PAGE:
Paul LauritzenFebruary 9, 2009 - 10:24am0 comments
Recently I was asked to serve on an advisory committee of a research group developing new techniques to preserve fertility for cancer patients. The research is cutting-edge, scientifically elegant, and enormously promising. It is also likely to be controversial. And so before it moves from the laboratory to the clinic, we ought to think carefully about its moral implications. Catholic teaching has something useful to say about this research. But the treatments involved are complicated, and Catholic moral teaching on the subject of conception isn’t the simplest either. What happens when the two collide requires a bit of explication.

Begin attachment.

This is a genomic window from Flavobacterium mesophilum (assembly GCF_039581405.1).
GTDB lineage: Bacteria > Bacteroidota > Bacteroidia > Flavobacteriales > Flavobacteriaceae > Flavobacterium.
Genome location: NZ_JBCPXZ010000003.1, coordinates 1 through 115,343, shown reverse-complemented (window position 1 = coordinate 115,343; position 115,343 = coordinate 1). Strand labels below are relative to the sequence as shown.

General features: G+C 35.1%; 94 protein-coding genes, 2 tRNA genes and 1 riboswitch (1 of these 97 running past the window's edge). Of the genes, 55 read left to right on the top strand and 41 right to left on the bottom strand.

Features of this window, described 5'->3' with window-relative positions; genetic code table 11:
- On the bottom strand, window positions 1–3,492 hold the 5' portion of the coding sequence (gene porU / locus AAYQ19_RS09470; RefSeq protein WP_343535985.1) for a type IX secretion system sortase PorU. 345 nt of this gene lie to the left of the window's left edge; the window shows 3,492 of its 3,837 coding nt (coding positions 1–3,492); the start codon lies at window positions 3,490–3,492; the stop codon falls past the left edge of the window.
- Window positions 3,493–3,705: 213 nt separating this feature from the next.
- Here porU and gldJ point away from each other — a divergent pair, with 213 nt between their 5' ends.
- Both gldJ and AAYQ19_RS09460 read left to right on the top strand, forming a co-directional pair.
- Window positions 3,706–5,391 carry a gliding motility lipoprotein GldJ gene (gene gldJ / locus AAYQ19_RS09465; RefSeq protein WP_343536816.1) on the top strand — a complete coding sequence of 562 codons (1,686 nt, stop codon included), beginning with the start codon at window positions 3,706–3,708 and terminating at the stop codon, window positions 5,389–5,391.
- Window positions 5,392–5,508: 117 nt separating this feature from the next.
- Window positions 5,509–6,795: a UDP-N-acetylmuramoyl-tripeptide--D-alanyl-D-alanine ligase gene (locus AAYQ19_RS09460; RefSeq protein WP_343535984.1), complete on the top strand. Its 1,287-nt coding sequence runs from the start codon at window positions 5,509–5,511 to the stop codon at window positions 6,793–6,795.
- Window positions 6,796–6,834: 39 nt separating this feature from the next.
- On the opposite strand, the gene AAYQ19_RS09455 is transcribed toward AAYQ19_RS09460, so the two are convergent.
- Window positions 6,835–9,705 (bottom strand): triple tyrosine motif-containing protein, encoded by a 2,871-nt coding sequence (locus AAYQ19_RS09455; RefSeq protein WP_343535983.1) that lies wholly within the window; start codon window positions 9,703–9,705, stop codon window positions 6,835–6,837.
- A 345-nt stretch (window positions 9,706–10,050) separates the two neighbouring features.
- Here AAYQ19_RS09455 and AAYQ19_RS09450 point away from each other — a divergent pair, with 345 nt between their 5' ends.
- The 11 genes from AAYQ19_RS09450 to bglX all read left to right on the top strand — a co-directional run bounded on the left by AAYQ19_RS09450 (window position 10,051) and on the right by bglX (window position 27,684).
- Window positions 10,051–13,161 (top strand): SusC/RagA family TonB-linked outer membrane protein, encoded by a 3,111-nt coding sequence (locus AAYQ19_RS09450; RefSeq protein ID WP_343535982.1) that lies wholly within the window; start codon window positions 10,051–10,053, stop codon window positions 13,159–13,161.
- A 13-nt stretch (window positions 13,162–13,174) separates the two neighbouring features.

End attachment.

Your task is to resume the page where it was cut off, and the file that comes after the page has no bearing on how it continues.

The techniques I wish to discuss arise from an emerging medical field sometimes referred to as “oncofertility.” This interdisciplinary field has developed in response to the growing success of treatment regimens for childhood cancers. Where a diagnosis of cancer for a child was once tantamount to a death sentence, there now exist very good treatment options for most childhood cancers. Indeed, it is estimated that by 2010, one in every 250 adults in this country under the age of forty-five will be a survivor of a childhood cancer. Yet this success comes at a price, since for many young cancer patients, the treatment that saves their lives also destroys their fertility. This reality has given rise to oncofertility.
According to the American Society for Reproductive...